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What is Microlaparoscopy?
Mark Perloe, M.D.



Microlaparoscopy is the newest minimally invasive surgical technique that revolutionizes diagnostic laparoscopy. Just as rapid advances in electronics have shrunk computers to a fraction of their original size, similar advances in surgical instrumentation offer new opportunities to diagnose and treat surgical disease.

While a standard laparoscope is about 10-12mm in size, (slightly less than 1/2 inch) recently developed microlaparoscopes are less than 3mm (slightly more than 1/10th of an inch). While previously small incisions were made inside the belly-button, now, certain surgical procedures can be performed with only a needle stick. I can place small scissors, graspers, biopsy instruments or a laser fiber through one or two additional 3mm needles. This enables me to perform diagnostic laparoscopy or simple surgical procedures using a local anesthetic and sedation through an intravenous catheter. This means much less incisional pain after your surgery. It also means less anesthetic, no sore throat, and less nausea. In many cases you may be able to resume all normal activities in just a few hours.


Frequently, laparoscopy is used to insure that the fallopian tubes are normal and there are no factors contributing to infertility. Unfortunately, sometimes I will find a problem that cannot be corrected with microlaparoscopy. If you have significant adhesions, endometriosis or other abnormalities, you will receive a general anesthetic and the operation is completed using standard laparoscopic techniques.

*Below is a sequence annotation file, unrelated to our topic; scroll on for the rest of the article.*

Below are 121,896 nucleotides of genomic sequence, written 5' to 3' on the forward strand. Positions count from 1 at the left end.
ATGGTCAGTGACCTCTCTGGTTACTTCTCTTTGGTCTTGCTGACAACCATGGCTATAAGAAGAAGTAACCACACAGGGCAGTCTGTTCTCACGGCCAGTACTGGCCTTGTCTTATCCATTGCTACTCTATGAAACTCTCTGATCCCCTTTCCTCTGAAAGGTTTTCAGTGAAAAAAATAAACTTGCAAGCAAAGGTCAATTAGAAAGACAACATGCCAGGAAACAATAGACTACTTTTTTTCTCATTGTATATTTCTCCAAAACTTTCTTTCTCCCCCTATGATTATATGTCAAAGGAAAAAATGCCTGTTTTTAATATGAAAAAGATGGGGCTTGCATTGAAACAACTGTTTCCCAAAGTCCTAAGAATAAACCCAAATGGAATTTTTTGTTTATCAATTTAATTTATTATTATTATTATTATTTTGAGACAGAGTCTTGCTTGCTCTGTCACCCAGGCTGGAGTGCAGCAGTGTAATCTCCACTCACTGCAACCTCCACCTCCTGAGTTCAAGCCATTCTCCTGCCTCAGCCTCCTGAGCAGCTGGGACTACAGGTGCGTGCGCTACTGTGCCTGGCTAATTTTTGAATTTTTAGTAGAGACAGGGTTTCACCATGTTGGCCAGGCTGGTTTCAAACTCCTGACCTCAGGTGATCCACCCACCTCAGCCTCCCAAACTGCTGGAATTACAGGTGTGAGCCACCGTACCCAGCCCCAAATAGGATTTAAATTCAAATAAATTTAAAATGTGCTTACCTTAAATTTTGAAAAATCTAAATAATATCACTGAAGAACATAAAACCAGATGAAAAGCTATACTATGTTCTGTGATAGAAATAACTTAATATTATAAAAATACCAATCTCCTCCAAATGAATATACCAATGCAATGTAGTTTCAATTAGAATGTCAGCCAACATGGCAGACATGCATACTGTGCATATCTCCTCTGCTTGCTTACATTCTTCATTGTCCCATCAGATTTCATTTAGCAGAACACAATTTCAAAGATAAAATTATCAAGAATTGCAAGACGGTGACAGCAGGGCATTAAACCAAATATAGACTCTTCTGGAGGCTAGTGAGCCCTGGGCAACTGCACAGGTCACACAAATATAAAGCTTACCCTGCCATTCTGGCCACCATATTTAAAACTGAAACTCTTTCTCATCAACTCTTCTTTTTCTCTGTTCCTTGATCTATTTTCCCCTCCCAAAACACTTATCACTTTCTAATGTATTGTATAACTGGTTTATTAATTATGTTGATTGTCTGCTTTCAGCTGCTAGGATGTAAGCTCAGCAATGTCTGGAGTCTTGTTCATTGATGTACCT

Pain mapping is another useful microlaparoscopic technique. If you are suffering from chronic pain and previous surgical procedures have not localized the cause, a microlaparoscopic procedure may provide the answer. A microlaparoscopic diagnostic procedure is performed while you are sedated, but still awake. I will use a probe to gently touch various structures such as the uterosacral ligaments, the ovaries, tubes, uterus, bladder or an adhesion to see if that area duplicates your pain. If the source of your pain is located, surgery may be more effective at providing relief.

Microlaparoscopy is in its infancy. Its' primary uses are for diagnostic surgery. But, as new instruments become available our capabilities will increase. I am very excited to offer my patients microlaparoscopy and truly believe this technique will simplify and reduce the cost of diagnosing the cause of pelvic pain and infertility.

Watch a 2 minute quicktime video demonstrating microlaparoscopic lysis of adhesions. (Caution, this file is10.2 megs. Your download times may be excessive if you do not have ISDN or T1access.)